In its view of the world, in its premises, and in its argumentation, The Communist Manifesto is wretched, degrading, and worthy of universal rejection. I do not believe in the world that Marx and Engels describe. They have not described the way the real world works, and the world they have described is inferior to the one that actually exists, the one that is described and interpreted by the Bible.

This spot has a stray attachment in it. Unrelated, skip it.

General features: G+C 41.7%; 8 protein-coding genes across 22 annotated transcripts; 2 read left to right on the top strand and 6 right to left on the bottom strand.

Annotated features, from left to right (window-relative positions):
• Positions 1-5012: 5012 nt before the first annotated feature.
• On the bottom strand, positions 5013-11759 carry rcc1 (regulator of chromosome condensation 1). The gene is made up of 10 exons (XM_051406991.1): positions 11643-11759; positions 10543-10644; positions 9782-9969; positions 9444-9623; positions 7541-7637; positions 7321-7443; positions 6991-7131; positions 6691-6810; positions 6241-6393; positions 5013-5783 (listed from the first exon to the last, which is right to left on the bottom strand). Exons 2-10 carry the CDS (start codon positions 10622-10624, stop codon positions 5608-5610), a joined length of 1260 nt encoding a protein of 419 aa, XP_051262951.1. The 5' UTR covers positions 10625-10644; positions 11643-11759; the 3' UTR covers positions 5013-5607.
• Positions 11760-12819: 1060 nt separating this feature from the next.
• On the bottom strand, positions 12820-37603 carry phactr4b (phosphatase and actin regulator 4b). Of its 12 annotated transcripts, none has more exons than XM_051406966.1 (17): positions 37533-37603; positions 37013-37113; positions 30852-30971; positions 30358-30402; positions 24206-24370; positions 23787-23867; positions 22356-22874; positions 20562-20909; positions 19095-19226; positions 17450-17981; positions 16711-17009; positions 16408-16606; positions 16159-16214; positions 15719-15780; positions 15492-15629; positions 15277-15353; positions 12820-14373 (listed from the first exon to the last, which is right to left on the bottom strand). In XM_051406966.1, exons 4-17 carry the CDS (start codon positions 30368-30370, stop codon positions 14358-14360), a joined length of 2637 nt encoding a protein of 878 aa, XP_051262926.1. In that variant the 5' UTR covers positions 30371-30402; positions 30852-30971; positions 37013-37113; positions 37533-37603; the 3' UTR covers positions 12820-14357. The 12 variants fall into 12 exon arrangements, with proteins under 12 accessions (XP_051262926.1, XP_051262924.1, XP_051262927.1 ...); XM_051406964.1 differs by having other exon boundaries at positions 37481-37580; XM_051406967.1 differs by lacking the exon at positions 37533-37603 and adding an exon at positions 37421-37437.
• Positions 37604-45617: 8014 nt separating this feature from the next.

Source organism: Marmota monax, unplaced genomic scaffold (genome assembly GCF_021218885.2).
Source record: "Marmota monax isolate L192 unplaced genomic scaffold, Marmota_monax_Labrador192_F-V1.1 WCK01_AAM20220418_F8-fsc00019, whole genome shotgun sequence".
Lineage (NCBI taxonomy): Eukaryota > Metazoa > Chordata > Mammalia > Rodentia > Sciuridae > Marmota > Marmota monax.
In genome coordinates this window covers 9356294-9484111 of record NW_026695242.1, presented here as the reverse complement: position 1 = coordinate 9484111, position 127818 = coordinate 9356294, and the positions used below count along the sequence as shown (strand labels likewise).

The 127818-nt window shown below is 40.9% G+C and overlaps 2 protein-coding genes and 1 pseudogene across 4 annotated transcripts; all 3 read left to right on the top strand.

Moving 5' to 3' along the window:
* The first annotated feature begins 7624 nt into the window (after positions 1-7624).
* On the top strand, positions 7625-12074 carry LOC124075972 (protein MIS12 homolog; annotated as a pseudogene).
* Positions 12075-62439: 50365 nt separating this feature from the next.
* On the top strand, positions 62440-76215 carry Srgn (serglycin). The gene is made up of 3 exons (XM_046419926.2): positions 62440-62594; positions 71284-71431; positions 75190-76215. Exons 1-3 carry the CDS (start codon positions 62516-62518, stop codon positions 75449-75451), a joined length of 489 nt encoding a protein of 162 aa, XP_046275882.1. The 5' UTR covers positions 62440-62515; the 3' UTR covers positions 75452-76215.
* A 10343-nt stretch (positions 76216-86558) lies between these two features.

Karl Marx and Friedrich Engels, The Communist Manifesto (New York: Penguin, 2002), 219. From this point forward in citing the Manifesto I will merely put page numbers in parentheses after the quotation. The edition I am citing contains an introduction and notes by Gareth Stedman Jones. The introduction comprises pages 1–192, and the prefaces to the various translations cover pages 193–217. The Communist Manifesto is also available various places online, for instance: http://www.marxists.org/archive/marx/works/1848/communist-manifesto/index.htm.